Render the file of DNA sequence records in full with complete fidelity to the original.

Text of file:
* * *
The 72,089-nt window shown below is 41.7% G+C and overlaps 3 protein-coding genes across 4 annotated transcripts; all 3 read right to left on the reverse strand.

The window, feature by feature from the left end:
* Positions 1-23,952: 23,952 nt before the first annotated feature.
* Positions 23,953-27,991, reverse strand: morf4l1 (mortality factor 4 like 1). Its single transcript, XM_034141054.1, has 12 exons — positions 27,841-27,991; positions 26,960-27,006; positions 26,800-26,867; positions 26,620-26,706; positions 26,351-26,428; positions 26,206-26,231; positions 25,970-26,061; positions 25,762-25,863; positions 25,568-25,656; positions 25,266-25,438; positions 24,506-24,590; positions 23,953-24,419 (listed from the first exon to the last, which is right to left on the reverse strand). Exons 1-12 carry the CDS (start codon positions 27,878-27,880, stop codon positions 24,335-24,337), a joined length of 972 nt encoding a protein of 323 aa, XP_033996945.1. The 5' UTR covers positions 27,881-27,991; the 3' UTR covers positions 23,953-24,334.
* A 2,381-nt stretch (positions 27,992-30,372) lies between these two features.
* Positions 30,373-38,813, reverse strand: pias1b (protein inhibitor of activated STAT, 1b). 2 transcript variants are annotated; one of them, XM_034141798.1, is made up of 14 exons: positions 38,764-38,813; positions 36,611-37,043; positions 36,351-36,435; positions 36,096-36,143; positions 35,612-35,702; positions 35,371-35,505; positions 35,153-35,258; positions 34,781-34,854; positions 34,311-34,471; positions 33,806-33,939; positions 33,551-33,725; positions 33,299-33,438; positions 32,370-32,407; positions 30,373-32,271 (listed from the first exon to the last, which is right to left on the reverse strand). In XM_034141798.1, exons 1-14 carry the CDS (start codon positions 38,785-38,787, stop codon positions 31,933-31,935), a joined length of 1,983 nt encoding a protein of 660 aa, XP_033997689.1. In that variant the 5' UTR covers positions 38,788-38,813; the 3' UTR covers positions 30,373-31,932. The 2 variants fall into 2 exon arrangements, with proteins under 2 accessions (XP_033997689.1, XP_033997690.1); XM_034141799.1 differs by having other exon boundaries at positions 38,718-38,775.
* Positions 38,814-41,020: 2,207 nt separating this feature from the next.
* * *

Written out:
The 72,089-nt window shown below is 41.7% G+C and overlaps 3 protein-coding genes across 4 annotated transcripts; all 3 read right to left on the reverse strand.

The window, feature by feature from the left end:
* Positions 1-23,952: 23,952 nt before the first annotated feature.
* Positions 23,953-27,991, reverse strand: morf4l1 (mortality factor 4 like 1). Its single transcript, XM_034141054.1, has 12 exons — positions 27,841-27,991; positions 26,960-27,006; positions 26,800-26,867; positions 26,620-26,706; positions 26,351-26,428; positions 26,206-26,231; positions 25,970-26,061; positions 25,762-25,863; positions 25,568-25,656; positions 25,266-25,438; positions 24,506-24,590; positions 23,953-24,419 (listed from the first exon to the last, which is right to left on the reverse strand). Exons 1-12 carry the CDS (start codon positions 27,878-27,880, stop codon positions 24,335-24,337), a joined length of 972 nt encoding a protein of 323 aa, XP_033996945.1. The 5' UTR covers positions 27,881-27,991; the 3' UTR covers positions 23,953-24,334.
* A 2,381-nt stretch (positions 27,992-30,372) lies between these two features.
* Positions 30,373-38,813, reverse strand: pias1b (protein inhibitor of activated STAT, 1b). 2 transcript variants are annotated; one of them, XM_034141798.1, is made up of 14 exons: positions 38,764-38,813; positions 36,611-37,043; positions 36,351-36,435; positions 36,096-36,143; positions 35,612-35,702; positions 35,371-35,505; positions 35,153-35,258; positions 34,781-34,854; positions 34,311-34,471; positions 33,806-33,939; positions 33,551-33,725; positions 33,299-33,438; positions 32,370-32,407; positions 30,373-32,271 (listed from the first exon to the last, which is right to left on the reverse strand). In XM_034141798.1, exons 1-14 carry the CDS (start codon positions 38,785-38,787, stop codon positions 31,933-31,935), a joined length of 1,983 nt encoding a protein of 660 aa, XP_033997689.1. In that variant the 5' UTR covers positions 38,788-38,813; the 3' UTR covers positions 30,373-31,932. The 2 variants fall into 2 exon arrangements, with proteins under 2 accessions (XP_033997689.1, XP_033997690.1); XM_034141799.1 differs by having other exon boundaries at positions 38,718-38,775.
* Positions 38,814-41,020: 2,207 nt separating this feature from the next.